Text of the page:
In the case of Freeborn v Marcal the dispute concerned the construction of a “cinema box”. The key question the court had to determine was whether the architect, Mr Marcal, had redesigned the cinema box without telling his clients and arranged for the construction of a cinema box which they had not approved.
There were various discussions between Mr Marcal and his client about how the cinema box might be achieved using the existing rooms of the house. At one stage there was a discussion about having a glass box suspended from the ceiling to house the cinema but eventually Mr Marcal recommended a glass box supported by four legs. A design was prepared including some 3D mock ups.
What was eventually built was described as having gone from a “sleek modern look” to a “wonky industrial look” with six rather than four legs and a wooden box with glass panels rather than a glass box. Mr Marcal’s position was that was the design the claimants had agreed in various meetings and that he had sent them drawings with the revised designs which were approved.
During the trial a bundle was available which included extracts from the architect’s daybooks, notebooks and sketch pads. The judge described these documents as “a tumble dryer of misinformation” finding the notebooks to be confused, confusing and chaotic.
The books were not in any chronological order or any order at all and it seemed to be pure chance which led to a particular book being used on a particular day or for a particular project or being used for personal rather than professional purposes. It was not clear from the notes who attended any particular meeting or who said what.
The architect therefore was therefore found to have produced:
No written contract
No written brief for the project or any part of it
No minutes of any meetings with the client or the contractors for them to agree/disagree
No progress or planning reports
No interim accounts or valuations for the works.
It was perhaps not surprising that things did not turn out according to plan.
The judge started by helpfully summarising the key principles of law setting out the duties and obligations of an architect.
The contract between the architect and his client is the primary basis for setting out the architect’s duties.
The architect will ordinarily owe a duty to provide services with reasonable skill and care.
The standard that the architect is required to meet is not one of perfection. The client must be able to show actual negligence and not just the existence of an error.
The architect is entitled to recommend to the client that they appoint a third party with specialist knowledge where needed. The architect will ordinarily have no legal responsibility for the work undertaken by that specialist.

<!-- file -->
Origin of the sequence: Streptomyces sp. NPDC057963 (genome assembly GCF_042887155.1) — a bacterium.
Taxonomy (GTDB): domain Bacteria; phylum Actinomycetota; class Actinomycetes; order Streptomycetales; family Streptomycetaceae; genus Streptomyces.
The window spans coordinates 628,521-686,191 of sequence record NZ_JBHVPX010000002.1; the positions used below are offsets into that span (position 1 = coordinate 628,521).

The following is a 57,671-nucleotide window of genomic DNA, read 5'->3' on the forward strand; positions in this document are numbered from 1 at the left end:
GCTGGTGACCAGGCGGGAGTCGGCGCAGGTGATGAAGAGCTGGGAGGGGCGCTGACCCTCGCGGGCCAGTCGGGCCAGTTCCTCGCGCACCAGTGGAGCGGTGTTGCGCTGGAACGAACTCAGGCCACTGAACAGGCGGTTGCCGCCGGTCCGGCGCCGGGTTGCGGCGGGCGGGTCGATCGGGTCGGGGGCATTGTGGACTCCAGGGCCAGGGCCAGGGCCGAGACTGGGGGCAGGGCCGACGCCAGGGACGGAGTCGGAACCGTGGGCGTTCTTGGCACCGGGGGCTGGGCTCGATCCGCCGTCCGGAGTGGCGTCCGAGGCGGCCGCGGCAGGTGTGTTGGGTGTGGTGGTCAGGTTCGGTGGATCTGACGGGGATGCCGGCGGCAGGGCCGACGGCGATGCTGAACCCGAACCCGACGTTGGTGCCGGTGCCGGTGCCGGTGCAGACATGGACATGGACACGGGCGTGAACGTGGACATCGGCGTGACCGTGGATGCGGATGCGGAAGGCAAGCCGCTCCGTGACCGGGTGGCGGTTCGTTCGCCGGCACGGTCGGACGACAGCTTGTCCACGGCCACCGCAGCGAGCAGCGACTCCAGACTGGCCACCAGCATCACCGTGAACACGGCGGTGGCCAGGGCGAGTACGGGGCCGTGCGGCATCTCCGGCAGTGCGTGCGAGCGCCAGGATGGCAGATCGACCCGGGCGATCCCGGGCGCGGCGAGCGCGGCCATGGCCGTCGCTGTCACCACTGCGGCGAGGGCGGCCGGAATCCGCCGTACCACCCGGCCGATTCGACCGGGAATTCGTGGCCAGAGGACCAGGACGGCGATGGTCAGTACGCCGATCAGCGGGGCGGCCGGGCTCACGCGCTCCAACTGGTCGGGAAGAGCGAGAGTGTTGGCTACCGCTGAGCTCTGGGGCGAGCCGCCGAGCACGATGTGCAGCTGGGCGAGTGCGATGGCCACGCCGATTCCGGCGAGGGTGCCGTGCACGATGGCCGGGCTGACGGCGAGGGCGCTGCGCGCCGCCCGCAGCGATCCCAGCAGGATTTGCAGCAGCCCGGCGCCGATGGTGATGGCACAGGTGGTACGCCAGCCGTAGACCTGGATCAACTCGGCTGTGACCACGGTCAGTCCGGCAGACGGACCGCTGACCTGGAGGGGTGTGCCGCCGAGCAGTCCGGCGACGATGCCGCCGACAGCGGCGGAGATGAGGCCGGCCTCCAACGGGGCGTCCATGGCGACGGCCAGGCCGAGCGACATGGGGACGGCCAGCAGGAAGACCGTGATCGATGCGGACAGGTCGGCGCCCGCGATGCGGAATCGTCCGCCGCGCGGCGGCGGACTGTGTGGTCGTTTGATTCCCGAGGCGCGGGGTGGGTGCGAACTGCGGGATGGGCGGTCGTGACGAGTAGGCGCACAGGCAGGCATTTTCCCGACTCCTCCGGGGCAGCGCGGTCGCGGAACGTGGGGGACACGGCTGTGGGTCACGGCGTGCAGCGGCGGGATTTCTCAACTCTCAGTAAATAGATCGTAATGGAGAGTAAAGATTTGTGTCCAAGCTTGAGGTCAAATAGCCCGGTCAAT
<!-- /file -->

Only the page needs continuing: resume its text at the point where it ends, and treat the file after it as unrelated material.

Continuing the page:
The obligation placed on the architect to supervise/inspect the works depends on various factors such as the contract, the nature of the works and his confidence in the contractor appointed to undertake the works.
The architect will only be liable for loss/damage caused by his negligence and which his client has sought to mitigate.
The appropriate measure of damages for defects arising from an architect’s negligence will usually be the cost of rectification.
Looking through the “tumble dryer of misinformation” the judge found that the architect redesigned the cinema box without telling his clients and arranged for construction which they had not approved and which was significantly and critically different from the sleek modern look which they were expecting.
The judge considered it would be bad practice for the initial brief not to be recorded in writing and for any design development or changes also not to be recorded in writing. Relying on sample boards, mood boards or pinterest pictures is not enough.
He found that the claimants had not agreed to the design of the cinema room and that the architect was negligent in not having a written brief and not consulting with the clients when the brief changed so dramatically. The clients were entitled to be outraged by what they were provided.
Interestingly in spite of his initial summary about rectification being the usual measure of damages, the judge decided that the claimants’ decision to demolish the cinema box was a reasonable one in these particular circumstances. He found that this particular ugly duckling could not be turned into a swan. What was provided here was so different from what was expected that demolition was the reasonable course.
The claimants were therefore entitled to recover substantial damages for the costs of demolishing the cinema and the wasted costs they had spent in the first place.
Points to note
So what lessons can architects learn from this case? Best practice is to record your brief in writing and then to update it to reflect changes agreed with the client as the case progresses.
In addition and this does not just apply to architects, the case stresses the importance of keeping accurate contemporaneous records of work instructed and undertaken as well as details of important meetings, including dates, attendees and key points discussed and agreed. This is yet another example of a defendant faced with an uphill struggle from the start due to inefficient record keeping. Even if the architect had agreed the brief and subsequent changes, it seems as if his records would have been little help to him in persuading the judge of his position.
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